After Amman, time to go back to Israel. Between the Jordanian and Israeli sides in the border crossing and then getting back to where we were staying in Israel, it was another entire day event. The israelis are strict with letting people in. It makes sense, they have to be careful with safety and whatever other reasons they have to not let people through. But I recommend having a line for Israeli citizens because then I could've saved many hours.

Now back in Israel, I've spent a day in Tel Aviv where I met up with a friend from freshmen year and I started to plan some future travels. I found a cheap ticket from London to Milan so will be stopping there on my way back to the states. Also realized that I have no empty pages on my passport so I went to the US embassy to have more pages added. I'll travel for the next few days and then going to spend one or two weeks working on a farm through WWOOF. Also there's many pictures waiting to be uploaded but I'll do it when I have some more time.

Monday, July 27, 2009

First post... Finally

Hello hello,
So a few people told me to start a blog of my travels and I said that I would quite a few weeks ago. Well I finally did it.
As it's kind of a late start, I can't describe everything from the past month because it would take too long to write. So I'll try do it in short...

I graduated from Drexel University on June 13th and am going to start working with the Peace Corps in February somewhere in Latin America. That's a long time to wait so I decided that traveling around would make the time much more enjoyable. I started with 2 weeks in Europe. In Belgium I visited Brussels, Leuven, Liege, Gent, and Bruges and then I also spent some time in Paris. Some of my pics from these cities are CLICK HERE . In Belgium and Paris I spent some time with friends from Ecuador (IAESTE!!!) and with some friends from couchsurfing that stayed at our house during the past year.

All of these cities were really nice and the entire time it was 30-35 degrees and sunny. Belgium is really small so it's easy to travel around by train. I'm not the best at describing some things, but the architecture is medieval and I haven't seen anything like it in my past travels. Also what everyone says is true, the beer and chocolate are amazing! But watch out, even though the beer is tasty it's pretty strong too... They speak many languages here also. As I went from city to city, I heard French, Flemish, English and some Spanish (although most people here don't speak spanish).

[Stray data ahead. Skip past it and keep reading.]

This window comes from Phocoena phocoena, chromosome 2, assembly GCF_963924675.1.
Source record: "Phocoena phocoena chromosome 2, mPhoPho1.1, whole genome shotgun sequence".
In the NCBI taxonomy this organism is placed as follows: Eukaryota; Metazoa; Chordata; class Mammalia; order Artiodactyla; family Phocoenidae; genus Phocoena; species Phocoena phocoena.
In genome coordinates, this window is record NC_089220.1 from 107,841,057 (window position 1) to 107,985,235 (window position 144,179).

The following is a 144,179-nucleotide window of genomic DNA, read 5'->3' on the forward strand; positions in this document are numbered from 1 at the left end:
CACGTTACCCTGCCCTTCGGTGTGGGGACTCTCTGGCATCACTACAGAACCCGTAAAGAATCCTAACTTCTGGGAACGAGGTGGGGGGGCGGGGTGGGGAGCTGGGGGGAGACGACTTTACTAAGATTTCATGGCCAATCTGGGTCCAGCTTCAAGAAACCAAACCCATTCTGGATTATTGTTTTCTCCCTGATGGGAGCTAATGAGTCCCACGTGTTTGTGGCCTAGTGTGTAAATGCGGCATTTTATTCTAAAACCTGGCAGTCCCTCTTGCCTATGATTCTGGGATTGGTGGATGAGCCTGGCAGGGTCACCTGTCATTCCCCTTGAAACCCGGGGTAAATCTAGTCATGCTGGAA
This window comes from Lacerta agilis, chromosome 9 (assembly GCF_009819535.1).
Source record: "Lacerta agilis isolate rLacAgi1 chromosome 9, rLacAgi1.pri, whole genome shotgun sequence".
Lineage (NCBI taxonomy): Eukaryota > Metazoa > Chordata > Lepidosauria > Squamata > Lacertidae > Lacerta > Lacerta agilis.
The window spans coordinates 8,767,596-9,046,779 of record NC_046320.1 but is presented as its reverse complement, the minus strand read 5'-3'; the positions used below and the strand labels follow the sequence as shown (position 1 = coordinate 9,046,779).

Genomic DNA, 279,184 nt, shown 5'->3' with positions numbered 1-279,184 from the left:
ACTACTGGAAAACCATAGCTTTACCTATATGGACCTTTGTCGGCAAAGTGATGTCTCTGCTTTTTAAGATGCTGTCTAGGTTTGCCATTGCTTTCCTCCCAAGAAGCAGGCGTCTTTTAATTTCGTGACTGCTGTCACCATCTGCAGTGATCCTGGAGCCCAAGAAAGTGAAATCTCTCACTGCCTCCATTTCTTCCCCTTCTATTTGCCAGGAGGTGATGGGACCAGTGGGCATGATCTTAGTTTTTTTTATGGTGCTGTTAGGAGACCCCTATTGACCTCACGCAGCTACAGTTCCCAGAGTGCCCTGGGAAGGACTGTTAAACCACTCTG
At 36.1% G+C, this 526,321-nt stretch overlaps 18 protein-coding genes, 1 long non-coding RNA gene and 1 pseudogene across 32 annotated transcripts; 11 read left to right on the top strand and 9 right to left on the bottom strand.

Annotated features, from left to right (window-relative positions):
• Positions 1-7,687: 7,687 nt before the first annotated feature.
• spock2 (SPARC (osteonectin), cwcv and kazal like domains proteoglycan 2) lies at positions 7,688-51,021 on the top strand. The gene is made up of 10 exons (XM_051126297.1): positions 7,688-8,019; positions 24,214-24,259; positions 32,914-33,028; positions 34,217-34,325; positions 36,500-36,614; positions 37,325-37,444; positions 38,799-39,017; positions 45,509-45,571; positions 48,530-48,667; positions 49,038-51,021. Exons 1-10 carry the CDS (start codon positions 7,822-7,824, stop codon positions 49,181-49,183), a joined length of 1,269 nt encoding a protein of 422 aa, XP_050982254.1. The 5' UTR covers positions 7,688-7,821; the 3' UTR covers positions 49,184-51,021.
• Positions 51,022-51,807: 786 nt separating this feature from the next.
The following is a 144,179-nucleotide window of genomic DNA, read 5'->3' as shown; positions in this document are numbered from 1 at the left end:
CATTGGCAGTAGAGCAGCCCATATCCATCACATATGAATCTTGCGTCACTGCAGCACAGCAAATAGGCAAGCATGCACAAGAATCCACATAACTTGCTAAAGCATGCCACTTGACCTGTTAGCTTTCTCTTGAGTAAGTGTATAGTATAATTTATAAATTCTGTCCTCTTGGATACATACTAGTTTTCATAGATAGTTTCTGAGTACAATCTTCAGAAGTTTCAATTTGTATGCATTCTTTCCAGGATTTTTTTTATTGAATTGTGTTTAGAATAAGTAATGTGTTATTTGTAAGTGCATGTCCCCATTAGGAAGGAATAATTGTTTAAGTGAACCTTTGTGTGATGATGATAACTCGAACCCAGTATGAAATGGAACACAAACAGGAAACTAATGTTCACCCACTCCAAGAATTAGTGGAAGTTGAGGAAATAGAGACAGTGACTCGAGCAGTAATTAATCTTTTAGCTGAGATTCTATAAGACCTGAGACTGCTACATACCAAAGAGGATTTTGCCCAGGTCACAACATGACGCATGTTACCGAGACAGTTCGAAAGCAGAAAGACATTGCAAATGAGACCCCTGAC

In the past, I never wanted to goto Paris (even though I spent one night there before because Air France was on strike) but the week in Paris was really nice. My french is crap, but I learned a few lines while there, and spoke Spanish more than English. The city is huge with so many great places to see. Most of the time I slept on a small mattress under a desk in an architecture studio, but also spent 2 nights on the floor in another friend's house. Everyone I met was really nice and I'll probably come back to spend more time here in the future.

After Europe, I took a plane that left me in Tel Aviv, Israel. The first week I spent in Israel was mostly with my family. I hadn't seen some of them for many many years so it's good catching up. I also met some cousins that weren't alive the last time I was here. My family lives in Hod Hasharon, Tel Aviv, Jerusalem and Qiryat Ono so the first week was spent between those cities. So far I've just seen a bit of Jerusalem, but it's a nice city. My grandparents took me to the old city for the day and we walked around there. In Tel Aviv, my uncle and I went through all the city on bikes. I hadn't biked for a while but it's good being on wheels again. It seems that all of Israel is really hot, and some cities very humid also but hopefully I get used to it soon. oooh I forgot, I also met up with some couchsurfers in the first week and went out with them and met up with a friend that I know from Colombia. It's really cool seeing all these people again that I've met from past travels/couchsurfing.